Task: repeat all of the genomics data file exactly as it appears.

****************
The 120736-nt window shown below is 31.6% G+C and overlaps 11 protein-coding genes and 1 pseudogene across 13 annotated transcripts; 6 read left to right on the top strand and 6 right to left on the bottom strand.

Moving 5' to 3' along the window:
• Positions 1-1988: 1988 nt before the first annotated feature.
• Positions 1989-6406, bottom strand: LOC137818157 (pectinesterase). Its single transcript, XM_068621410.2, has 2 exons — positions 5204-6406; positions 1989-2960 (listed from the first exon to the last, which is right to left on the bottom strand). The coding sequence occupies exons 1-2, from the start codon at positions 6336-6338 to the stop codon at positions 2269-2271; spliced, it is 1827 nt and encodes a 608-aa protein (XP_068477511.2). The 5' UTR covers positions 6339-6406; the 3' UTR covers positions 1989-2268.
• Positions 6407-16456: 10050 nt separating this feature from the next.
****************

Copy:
The 120736-nt window shown below is 31.6% G+C and overlaps 11 protein-coding genes and 1 pseudogene across 13 annotated transcripts; 6 read left to right on the top strand and 6 right to left on the bottom strand.

Moving 5' to 3' along the window:
• Positions 1-1988: 1988 nt before the first annotated feature.
• Positions 1989-6406, bottom strand: LOC137818157 (pectinesterase). Its single transcript, XM_068621410.2, has 2 exons — positions 5204-6406; positions 1989-2960 (listed from the first exon to the last, which is right to left on the bottom strand). The coding sequence occupies exons 1-2, from the start codon at positions 6336-6338 to the stop codon at positions 2269-2271; spliced, it is 1827 nt and encodes a 608-aa protein (XP_068477511.2). The 5' UTR covers positions 6339-6406; the 3' UTR covers positions 1989-2268.
• Positions 6407-16456: 10050 nt separating this feature from the next.